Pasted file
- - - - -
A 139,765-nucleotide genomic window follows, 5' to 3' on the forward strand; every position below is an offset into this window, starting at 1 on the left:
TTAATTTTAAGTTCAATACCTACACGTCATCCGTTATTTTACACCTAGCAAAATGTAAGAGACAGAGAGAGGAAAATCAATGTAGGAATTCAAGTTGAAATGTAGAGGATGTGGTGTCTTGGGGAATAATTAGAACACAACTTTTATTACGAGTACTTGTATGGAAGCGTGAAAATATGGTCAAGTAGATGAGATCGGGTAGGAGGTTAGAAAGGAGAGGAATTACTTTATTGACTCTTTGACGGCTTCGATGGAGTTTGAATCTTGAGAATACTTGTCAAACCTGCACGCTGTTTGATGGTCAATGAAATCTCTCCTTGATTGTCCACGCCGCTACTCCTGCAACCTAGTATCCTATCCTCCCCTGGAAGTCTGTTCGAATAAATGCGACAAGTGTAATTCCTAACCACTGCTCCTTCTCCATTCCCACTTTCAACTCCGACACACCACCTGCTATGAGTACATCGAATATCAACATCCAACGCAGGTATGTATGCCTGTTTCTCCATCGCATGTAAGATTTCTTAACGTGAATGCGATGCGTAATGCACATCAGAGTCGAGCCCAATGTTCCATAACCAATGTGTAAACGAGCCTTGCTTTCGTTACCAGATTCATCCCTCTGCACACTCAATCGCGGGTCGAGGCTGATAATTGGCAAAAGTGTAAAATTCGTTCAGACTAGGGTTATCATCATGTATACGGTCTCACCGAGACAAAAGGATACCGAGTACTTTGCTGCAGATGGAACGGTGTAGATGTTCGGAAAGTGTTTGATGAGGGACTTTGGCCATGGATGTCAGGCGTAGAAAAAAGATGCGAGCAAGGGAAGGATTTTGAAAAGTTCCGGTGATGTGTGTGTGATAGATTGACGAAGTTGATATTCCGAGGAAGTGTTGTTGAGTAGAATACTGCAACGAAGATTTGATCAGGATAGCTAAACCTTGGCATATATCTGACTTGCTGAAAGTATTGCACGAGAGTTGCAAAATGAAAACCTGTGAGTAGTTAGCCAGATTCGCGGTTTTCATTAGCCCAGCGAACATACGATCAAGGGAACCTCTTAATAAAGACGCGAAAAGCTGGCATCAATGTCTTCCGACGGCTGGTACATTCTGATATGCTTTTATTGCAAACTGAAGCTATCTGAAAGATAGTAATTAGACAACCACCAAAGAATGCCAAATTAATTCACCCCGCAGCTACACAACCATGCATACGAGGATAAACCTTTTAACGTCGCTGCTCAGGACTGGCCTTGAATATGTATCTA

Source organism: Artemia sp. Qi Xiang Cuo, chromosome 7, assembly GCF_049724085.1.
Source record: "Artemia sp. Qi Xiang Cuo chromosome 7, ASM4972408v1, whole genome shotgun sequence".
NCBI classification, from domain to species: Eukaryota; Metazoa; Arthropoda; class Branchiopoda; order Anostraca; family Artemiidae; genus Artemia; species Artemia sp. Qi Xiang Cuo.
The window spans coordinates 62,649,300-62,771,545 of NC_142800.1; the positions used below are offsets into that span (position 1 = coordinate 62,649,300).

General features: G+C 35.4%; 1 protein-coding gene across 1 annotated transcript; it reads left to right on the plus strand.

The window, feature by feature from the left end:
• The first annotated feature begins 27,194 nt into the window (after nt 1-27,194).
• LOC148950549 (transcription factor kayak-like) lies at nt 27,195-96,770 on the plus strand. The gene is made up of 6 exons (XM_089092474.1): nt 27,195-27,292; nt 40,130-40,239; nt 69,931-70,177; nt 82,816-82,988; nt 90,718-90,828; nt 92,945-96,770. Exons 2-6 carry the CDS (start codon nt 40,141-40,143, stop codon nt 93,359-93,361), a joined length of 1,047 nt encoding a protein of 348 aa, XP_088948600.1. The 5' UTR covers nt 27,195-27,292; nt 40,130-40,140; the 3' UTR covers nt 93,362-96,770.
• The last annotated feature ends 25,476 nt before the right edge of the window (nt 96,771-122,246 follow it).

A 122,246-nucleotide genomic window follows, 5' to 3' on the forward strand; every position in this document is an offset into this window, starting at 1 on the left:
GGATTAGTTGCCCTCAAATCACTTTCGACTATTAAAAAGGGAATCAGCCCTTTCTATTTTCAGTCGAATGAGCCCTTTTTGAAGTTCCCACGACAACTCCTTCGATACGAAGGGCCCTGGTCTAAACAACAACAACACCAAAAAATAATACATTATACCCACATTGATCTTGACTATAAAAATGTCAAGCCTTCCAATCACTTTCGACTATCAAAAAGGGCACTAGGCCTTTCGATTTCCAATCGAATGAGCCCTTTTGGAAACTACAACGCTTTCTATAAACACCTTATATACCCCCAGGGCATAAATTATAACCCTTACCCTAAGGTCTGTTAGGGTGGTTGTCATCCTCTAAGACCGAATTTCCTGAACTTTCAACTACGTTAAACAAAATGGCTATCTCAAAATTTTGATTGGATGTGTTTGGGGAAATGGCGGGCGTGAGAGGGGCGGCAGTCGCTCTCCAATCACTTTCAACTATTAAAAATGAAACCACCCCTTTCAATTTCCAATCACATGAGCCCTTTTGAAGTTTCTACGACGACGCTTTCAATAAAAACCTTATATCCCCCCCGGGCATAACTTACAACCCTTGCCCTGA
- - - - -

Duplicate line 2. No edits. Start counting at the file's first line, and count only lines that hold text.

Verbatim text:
TTAATTTTAAGTTCAATACCTACACGTCATCCGTTATTTTACACCTAGCAAAATGTAAGAGACAGAGAGAGGAAAATCAATGTAGGAATTCAAGTTGAAATGTAGAGGATGTGGTGTCTTGGGGAATAATTAGAACACAACTTTTATTACGAGTACTTGTATGGAAGCGTGAAAATATGGTCAAGTAGATGAGATCGGGTAGGAGGTTAGAAAGGAGAGGAATTACTTTATTGACTCTTTGACGGCTTCGATGGAGTTTGAATCTTGAGAATACTTGTCAAACCTGCACGCTGTTTGATGGTCAATGAAATCTCTCCTTGATTGTCCACGCCGCTACTCCTGCAACCTAGTATCCTATCCTCCCCTGGAAGTCTGTTCGAATAAATGCGACAAGTGTAATTCCTAACCACTGCTCCTTCTCCATTCCCACTTTCAACTCCGACACACCACCTGCTATGAGTACATCGAATATCAACATCCAACGCAGGTATGTATGCCTGTTTCTCCATCGCATGTAAGATTTCTTAACGTGAATGCGATGCGTAATGCACATCAGAGTCGAGCCCAATGTTCCATAACCAATGTGTAAACGAGCCTTGCTTTCGTTACCAGATTCATCCCTCTGCACACTCAATCGCGGGTCGAGGCTGATAATTGGCAAAAGTGTAAAATTCGTTCAGACTAGGGTTATCATCATGTATACGGTCTCACCGAGACAAAAGGATACCGAGTACTTTGCTGCAGATGGAACGGTGTAGATGTTCGGAAAGTGTTTGATGAGGGACTTTGGCCATGGATGTCAGGCGTAGAAAAAAGATGCGAGCAAGGGAAGGATTTTGAAAAGTTCCGGTGATGTGTGTGTGATAGATTGACGAAGTTGATATTCCGAGGAAGTGTTGTTGAGTAGAATACTGCAACGAAGATTTGATCAGGATAGCTAAACCTTGGCATATATCTGACTTGCTGAAAGTATTGCACGAGAGTTGCAAAATGAAAACCTGTGAGTAGTTAGCCAGATTCGCGGTTTTCATTAGCCCAGCGAACATACGATCAAGGGAACCTCTTAATAAAGACGCGAAAAGCTGGCATCAATGTCTTCCGACGGCTGGTACATTCTGATATGCTTTTATTGCAAACTGAAGCTATCTGAAAGATAGTAATTAGACAACCACCAAAGAATGCCAAATTAATTCACCCCGCAGCTACACAACCATGCATACGAGGATAAACCTTTTAACGTCGCTGCTCAGGACTGGCCTTGAATATGTATCTA